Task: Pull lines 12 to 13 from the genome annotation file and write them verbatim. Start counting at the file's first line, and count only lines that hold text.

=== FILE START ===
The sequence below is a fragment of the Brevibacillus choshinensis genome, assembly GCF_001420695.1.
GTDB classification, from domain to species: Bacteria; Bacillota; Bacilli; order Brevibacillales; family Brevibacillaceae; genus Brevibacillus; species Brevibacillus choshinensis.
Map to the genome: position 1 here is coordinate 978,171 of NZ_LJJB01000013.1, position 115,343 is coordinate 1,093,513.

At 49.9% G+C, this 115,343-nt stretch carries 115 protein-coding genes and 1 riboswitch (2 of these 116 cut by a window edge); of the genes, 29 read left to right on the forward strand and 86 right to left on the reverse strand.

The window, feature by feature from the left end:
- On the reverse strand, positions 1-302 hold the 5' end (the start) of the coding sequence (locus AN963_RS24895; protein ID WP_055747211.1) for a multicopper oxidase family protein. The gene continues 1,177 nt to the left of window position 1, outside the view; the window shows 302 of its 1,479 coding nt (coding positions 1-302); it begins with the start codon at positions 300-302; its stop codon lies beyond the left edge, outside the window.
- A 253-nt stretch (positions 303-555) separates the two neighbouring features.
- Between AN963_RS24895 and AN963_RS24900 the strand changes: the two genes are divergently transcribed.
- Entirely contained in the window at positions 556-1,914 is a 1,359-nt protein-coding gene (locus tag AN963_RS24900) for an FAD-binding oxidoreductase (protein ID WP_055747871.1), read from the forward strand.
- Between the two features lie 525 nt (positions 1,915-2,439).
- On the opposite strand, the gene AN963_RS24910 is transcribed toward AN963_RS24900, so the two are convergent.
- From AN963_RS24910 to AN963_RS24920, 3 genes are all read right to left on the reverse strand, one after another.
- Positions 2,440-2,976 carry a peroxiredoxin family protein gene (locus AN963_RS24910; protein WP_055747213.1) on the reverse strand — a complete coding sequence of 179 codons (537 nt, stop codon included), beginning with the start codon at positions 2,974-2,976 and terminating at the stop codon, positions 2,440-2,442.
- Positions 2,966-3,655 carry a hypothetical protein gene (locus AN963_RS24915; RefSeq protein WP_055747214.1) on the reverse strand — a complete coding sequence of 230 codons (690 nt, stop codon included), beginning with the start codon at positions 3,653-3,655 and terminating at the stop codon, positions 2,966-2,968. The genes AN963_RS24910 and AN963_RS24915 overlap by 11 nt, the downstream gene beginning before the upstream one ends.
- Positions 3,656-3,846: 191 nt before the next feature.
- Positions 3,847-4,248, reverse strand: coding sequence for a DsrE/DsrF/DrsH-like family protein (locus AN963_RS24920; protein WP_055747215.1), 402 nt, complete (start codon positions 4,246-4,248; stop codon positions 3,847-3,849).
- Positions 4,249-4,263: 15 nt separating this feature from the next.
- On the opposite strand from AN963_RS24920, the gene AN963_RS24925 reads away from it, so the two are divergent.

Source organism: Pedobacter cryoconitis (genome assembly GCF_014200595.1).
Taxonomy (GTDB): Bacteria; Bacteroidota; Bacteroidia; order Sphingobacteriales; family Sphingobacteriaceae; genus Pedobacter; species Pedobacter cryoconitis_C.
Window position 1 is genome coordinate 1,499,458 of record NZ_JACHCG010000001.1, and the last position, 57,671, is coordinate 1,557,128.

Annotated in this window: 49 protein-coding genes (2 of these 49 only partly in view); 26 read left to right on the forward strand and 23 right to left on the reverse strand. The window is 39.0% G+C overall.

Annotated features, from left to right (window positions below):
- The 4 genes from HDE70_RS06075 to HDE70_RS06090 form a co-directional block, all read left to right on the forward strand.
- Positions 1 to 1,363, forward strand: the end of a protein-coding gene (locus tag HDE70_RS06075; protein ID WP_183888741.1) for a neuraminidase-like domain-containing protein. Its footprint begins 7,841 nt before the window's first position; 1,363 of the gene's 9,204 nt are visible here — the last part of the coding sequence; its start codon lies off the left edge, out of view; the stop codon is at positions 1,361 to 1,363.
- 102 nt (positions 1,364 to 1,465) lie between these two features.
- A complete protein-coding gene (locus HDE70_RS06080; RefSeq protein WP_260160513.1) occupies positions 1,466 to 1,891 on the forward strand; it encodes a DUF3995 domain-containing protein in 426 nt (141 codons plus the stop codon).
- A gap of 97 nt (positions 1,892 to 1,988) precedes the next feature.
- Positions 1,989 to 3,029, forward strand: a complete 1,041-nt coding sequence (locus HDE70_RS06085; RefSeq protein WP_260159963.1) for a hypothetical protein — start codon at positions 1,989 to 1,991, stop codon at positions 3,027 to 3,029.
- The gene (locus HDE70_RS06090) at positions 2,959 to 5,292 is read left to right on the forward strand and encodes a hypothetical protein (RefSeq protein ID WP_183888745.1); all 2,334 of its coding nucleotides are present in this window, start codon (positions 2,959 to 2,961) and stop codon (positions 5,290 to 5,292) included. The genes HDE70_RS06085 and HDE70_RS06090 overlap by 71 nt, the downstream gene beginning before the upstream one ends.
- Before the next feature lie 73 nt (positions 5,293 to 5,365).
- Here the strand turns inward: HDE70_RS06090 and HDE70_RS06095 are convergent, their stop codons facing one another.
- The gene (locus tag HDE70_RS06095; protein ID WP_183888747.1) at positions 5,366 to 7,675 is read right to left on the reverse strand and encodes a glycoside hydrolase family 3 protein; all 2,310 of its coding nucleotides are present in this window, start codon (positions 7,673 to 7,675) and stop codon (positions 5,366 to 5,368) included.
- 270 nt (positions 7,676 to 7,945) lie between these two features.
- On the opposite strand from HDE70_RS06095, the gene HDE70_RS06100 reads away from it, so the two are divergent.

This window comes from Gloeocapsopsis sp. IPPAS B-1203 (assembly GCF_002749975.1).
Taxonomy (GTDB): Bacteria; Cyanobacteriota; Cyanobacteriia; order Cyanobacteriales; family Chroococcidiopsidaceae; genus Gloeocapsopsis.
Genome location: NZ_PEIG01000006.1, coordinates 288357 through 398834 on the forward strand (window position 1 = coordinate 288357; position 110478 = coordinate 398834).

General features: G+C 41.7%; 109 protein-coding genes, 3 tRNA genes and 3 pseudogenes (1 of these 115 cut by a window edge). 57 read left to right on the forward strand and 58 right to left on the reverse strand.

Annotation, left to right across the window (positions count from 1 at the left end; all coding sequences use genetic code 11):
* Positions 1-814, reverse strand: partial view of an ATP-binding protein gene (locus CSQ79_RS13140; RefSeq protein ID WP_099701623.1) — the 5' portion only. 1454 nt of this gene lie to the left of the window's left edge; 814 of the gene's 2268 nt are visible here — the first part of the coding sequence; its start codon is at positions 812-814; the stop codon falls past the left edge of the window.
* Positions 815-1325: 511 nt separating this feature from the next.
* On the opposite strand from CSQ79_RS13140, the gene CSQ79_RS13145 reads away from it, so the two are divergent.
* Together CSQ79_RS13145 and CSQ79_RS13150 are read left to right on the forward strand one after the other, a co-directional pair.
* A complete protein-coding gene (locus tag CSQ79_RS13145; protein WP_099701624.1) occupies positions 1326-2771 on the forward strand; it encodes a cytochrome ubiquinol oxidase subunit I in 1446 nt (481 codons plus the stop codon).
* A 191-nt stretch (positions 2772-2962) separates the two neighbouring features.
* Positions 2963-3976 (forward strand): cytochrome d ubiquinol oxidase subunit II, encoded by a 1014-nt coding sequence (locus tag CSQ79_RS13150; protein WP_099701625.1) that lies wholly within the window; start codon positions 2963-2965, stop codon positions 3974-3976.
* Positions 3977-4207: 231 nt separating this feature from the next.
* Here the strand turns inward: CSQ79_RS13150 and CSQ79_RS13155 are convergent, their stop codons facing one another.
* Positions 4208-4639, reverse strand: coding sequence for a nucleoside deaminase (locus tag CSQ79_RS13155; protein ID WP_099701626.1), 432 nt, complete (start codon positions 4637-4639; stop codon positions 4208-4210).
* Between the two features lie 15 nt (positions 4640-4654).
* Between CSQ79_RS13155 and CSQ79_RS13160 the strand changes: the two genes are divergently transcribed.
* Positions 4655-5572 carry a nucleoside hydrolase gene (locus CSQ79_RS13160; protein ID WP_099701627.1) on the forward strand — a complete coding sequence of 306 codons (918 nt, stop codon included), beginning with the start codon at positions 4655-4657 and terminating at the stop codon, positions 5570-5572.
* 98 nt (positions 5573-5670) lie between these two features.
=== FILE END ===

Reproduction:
- From AN963_RS24910 to AN963_RS24920, 3 genes are all read right to left on the reverse strand, one after another.
- Positions 2,440-2,976 carry a peroxiredoxin family protein gene (locus AN963_RS24910; protein WP_055747213.1) on the reverse strand — a complete coding sequence of 179 codons (537 nt, stop codon included), beginning with the start codon at positions 2,974-2,976 and terminating at the stop codon, positions 2,440-2,442.